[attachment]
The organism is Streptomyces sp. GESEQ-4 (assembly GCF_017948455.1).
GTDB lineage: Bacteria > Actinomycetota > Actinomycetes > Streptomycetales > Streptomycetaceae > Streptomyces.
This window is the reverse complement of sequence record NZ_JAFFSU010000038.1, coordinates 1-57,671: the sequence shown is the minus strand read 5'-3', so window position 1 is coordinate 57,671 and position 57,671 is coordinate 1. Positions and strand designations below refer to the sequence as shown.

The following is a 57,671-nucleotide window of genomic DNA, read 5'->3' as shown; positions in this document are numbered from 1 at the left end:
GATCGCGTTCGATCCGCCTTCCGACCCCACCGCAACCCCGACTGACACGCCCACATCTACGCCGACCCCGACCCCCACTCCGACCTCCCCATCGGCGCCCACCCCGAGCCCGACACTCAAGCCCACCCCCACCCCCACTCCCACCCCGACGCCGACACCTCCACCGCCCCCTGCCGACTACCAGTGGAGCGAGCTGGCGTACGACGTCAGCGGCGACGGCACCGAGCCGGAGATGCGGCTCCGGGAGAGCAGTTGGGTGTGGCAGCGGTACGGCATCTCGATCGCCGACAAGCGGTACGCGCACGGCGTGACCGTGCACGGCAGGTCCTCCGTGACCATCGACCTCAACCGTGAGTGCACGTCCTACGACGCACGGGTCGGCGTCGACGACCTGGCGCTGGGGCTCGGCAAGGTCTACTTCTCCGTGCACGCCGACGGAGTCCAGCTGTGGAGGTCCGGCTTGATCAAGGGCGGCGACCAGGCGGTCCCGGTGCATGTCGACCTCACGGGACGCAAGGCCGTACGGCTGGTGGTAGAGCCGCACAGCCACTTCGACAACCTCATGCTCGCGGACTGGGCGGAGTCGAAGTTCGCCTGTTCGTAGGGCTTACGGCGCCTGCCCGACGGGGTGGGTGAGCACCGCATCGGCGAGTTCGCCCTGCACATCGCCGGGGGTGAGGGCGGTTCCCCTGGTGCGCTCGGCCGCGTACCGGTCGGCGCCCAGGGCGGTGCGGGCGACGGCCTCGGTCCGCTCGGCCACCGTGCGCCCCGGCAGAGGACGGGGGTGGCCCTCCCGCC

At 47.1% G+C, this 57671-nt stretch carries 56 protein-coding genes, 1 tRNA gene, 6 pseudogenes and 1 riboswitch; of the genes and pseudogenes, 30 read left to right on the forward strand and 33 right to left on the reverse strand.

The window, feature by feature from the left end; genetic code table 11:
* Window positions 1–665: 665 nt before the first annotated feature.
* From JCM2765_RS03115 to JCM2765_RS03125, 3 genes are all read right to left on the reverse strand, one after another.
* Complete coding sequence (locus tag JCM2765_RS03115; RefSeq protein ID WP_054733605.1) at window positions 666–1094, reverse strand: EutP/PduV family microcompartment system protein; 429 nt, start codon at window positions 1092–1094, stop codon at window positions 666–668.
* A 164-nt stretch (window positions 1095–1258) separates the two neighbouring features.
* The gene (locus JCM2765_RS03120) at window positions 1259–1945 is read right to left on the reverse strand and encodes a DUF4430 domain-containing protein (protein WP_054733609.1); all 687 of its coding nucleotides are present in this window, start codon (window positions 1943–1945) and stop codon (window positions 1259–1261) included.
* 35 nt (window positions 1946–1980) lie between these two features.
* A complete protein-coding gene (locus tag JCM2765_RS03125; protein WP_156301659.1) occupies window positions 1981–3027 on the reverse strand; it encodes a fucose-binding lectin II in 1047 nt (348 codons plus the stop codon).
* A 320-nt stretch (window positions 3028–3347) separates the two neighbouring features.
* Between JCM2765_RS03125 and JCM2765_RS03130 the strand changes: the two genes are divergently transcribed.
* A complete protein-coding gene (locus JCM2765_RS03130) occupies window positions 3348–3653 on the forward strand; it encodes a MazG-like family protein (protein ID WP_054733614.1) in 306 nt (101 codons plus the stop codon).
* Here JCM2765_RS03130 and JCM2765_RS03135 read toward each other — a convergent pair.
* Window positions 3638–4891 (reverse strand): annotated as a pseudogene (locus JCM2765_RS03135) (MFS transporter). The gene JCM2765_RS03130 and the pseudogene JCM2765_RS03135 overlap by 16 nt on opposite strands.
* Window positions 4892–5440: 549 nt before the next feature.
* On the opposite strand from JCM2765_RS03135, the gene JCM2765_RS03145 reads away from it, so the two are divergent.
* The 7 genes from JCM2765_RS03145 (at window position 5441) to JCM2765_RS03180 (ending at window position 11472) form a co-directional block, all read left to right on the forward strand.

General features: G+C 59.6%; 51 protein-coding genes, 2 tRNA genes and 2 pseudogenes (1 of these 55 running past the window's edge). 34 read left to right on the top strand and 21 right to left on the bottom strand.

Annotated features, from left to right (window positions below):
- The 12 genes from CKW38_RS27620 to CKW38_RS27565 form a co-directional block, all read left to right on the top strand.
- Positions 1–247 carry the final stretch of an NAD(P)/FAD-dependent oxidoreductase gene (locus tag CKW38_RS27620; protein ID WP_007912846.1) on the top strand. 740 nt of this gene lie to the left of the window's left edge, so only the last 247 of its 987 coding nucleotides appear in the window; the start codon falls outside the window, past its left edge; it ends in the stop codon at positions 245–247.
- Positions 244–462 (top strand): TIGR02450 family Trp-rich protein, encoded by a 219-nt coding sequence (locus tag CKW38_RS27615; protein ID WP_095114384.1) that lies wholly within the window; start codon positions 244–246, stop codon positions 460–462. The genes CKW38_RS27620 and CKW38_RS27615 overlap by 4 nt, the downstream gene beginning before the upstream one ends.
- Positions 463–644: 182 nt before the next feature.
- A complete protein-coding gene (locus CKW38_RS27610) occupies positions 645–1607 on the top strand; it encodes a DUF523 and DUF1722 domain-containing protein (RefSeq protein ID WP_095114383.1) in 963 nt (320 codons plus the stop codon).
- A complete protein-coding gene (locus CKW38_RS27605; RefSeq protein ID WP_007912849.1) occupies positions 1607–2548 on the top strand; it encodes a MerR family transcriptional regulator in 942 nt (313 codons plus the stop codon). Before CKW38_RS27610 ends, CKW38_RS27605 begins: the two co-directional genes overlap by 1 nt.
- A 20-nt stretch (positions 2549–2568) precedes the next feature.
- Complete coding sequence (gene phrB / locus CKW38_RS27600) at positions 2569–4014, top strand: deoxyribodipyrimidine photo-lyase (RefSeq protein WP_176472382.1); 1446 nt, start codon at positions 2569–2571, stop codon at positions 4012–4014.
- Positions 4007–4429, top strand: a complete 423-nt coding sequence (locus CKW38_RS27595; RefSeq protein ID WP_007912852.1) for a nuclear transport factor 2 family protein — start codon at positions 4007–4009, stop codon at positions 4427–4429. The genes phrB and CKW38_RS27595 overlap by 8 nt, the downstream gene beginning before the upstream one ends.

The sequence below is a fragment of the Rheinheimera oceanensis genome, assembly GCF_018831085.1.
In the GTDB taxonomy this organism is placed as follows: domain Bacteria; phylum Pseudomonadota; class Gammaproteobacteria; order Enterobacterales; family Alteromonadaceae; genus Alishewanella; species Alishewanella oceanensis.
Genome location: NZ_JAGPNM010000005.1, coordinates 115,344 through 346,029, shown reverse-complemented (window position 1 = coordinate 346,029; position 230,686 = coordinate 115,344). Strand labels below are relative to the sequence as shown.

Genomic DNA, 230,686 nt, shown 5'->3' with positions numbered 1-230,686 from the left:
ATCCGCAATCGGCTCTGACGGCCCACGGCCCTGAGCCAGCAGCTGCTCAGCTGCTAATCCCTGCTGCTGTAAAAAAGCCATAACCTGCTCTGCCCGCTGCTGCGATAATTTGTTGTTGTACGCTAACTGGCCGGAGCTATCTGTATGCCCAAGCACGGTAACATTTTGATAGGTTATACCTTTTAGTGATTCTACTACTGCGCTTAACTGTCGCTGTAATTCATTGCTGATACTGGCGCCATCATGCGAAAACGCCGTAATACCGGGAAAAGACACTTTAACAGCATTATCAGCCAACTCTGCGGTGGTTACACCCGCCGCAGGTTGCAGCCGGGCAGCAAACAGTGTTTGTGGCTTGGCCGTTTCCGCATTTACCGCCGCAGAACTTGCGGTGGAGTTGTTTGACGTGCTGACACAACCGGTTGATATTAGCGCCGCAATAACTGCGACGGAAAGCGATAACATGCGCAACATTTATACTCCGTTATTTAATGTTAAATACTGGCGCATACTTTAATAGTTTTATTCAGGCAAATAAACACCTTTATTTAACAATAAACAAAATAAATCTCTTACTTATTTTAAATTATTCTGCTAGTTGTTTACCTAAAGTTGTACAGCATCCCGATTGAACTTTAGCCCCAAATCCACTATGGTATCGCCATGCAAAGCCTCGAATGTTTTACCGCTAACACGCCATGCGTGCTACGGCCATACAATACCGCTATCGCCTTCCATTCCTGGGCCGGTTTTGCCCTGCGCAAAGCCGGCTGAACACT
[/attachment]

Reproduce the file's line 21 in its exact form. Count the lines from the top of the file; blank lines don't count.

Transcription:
* On the opposite strand from JCM2765_RS03135, the gene JCM2765_RS03145 reads away from it, so the two are divergent.